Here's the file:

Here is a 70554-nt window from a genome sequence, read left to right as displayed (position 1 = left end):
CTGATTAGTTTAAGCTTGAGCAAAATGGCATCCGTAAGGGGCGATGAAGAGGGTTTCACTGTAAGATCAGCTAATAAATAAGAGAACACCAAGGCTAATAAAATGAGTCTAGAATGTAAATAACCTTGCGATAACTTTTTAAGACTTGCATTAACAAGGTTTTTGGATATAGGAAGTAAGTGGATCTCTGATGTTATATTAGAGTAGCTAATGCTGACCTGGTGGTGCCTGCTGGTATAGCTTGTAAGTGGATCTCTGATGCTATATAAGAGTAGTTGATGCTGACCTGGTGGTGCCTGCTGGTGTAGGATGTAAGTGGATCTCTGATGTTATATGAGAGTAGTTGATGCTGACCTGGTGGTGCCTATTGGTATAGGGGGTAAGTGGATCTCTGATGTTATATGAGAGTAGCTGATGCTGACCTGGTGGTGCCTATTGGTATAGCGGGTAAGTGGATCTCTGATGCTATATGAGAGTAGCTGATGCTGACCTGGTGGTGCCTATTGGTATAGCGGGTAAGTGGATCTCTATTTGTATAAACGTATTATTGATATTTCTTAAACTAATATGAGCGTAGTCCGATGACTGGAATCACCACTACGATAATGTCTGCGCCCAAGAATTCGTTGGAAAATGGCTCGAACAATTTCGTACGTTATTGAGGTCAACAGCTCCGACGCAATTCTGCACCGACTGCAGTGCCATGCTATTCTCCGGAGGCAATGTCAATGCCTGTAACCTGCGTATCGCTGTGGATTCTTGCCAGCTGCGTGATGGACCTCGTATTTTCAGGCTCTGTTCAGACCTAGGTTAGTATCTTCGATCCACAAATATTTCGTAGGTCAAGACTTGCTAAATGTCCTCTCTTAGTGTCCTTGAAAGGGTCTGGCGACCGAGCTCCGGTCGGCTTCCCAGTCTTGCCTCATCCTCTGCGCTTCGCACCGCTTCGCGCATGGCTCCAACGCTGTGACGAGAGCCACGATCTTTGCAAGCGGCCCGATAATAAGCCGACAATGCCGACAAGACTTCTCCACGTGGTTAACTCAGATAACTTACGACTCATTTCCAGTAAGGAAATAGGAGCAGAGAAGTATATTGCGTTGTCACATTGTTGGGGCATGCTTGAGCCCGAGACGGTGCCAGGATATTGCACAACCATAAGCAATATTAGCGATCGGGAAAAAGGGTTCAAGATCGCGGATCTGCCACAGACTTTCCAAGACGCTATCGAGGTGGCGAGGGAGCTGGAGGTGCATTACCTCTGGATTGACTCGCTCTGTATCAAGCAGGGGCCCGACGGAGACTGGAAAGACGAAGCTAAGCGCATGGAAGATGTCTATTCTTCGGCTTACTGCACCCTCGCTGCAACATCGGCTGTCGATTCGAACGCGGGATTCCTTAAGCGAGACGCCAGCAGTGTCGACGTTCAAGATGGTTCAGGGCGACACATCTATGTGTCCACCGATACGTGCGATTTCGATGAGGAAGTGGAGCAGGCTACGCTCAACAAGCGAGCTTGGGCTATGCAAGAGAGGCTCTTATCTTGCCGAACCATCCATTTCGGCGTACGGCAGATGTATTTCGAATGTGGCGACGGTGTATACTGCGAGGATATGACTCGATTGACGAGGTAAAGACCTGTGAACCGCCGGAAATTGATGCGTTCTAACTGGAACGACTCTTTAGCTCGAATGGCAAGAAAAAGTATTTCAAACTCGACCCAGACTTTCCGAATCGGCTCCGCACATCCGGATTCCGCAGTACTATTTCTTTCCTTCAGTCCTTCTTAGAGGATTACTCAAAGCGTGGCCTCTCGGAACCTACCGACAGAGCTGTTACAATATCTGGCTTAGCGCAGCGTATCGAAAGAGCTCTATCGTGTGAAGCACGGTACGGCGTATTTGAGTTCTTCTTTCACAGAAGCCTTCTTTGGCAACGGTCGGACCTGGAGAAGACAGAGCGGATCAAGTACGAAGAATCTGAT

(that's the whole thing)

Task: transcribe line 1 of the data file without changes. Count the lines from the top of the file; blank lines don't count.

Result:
Here is a 70554-nt window from a genome sequence, read left to right as displayed (position 1 = left end):